But then comes the chorus, which seems joyous, almost:

nem leszek több, mint aminek látsz
nem leszek jobb, mint amire vágysz
maradok csendben, maradok ember
nem leszek szebb, mint ez a világ
nem leszek bölcsebb mint az apám
maradok csendben, maradok ember

I will not be more than what you see
I will not be better than what you desire
I remain quiet, I remain human
I will not be lovelier than this world
I will not be wiser than my father
I remain quiet, I remain human

Is this the true victory: staying human, staying quiet, not succumbing to the pressures toward extremes? If so, this song seems to stand up against the hyperbole of our times, the pressure to be the best, the first, the loudest, the fastest. (It could even be a retort to U2’s “Invisible,” whose chorus has been translated into Hungarian as follows: “Több vagyok, mint akinek ismersz, több, mint aminek látsz. Nagyobb vagyok, mint akinek gondolsz. Testben élek. Most még nem, de egyszer majd meglátsz.“) Or maybe it is not protest, but an admission, a promise, or a simple statement of truth. (I originally translated “maradok” as “I will stay”–but because it can also be understood in a present sense as well, I changed it to “I remain.”)

The second verse–only half as long as the first–gives a new dimension to the puzzle. It returns to the first two pairs of images, but not the second two. Now, instead of looking ahead at possibilities, it looks back on what has happened.

te voltál a folyó, és látod
én voltam a hajó
vigyáztam de te mégis
partra vetettél

You were the river, and you see
I was the boat
I was careful but all the same
you landed on the shore

te voltál az eső, és látod
én voltam a felhő
azt mondtad, hogy minden rendben végül
viharrá lettél

You were the rain, and you see
I was the cloud
you said that all was well at last
you turned into a tempest

All the cautions and protections come to nothing: the boat ends up on the shore, and the rain turns into a storm. Also, the becoming has come to an end; the primary verb is now “voltál”/”voltam,” the past tense of “van.” The phrase “viharrá lettél” caught my attention: “vihar” (“storm, tempest”) is of Slavic origin, and it appears here in the translative case, “viharrá,” which gives a sense of transformation (“into a tempest”). From what I gather, the translative case has a slightly archaic or poetic feel. And then there’s “lettél,” the second-person singular past form of “lesz,” the verb I brought up in the beginning. It’s a past future of sorts: in the past, you became.

The forest and bird, fool and king, do not return, but they do not have to; we can decide for ourselves how they end up–how we end up, since we are they. How far do we hide? What and whom do we play? At what cost? To what end?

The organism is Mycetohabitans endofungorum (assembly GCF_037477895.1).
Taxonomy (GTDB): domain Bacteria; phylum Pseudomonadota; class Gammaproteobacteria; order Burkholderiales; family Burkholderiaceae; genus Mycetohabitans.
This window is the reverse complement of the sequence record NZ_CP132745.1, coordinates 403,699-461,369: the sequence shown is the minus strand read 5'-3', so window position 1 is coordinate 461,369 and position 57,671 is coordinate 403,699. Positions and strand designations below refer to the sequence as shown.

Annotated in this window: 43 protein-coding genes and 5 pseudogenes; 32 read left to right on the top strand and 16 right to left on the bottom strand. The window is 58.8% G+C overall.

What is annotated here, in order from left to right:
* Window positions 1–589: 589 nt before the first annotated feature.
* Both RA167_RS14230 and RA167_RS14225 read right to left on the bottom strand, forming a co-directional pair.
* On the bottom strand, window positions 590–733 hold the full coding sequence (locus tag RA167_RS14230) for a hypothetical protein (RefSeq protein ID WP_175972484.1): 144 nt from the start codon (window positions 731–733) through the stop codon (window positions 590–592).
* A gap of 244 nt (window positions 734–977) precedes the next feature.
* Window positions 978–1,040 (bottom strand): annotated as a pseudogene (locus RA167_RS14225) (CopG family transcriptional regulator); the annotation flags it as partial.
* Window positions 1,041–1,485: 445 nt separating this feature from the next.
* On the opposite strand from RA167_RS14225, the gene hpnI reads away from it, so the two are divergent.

Then comes the chorus again, several times, along with interjections of “és látod” (“and you see”) and “és hát” (“and well”), and changes of musical texture. What does it mean, staying human? What does it consist of? Maybe being human has to do with two opposite things: protecting each other and yet failing to fully protect or be protected. Or maybe we play parts, well or poorly, while human pain and joy take their own course. Or we lighten our lives and mend the breaks with interjections (“well, you see”).

These words, patterns, melodies, and layers make “Maradok ember” no ordinary song. I sense that these musicians have much more coming, but right now they deserve to be heard.

Image: Marc Chagall, The Enchanted Forest (1945).

*Some background: One of the band members was my student (in a class that met once a week); he has now graduated. I write about this song because it (along with the rest of the album) has had an effect on me and because I would like others, particularly English speakers, to know about it. It’s a magnificent song, and I am grateful for it.

Update: I have made edits to the piece, including the translation, as recently as July 23. Since writing it, I worked out a cello cover of the song, which I played in a little concert at school on April 29. On July 25 and 26 I played it again, this time at the Dallas Institute of Humanities and Culture. Here is an excerpt from the July 26 performance (at the closing ceremony of the 2019 Summer Institute). The next day, 1LIFE played at East Fest Mezőtúr!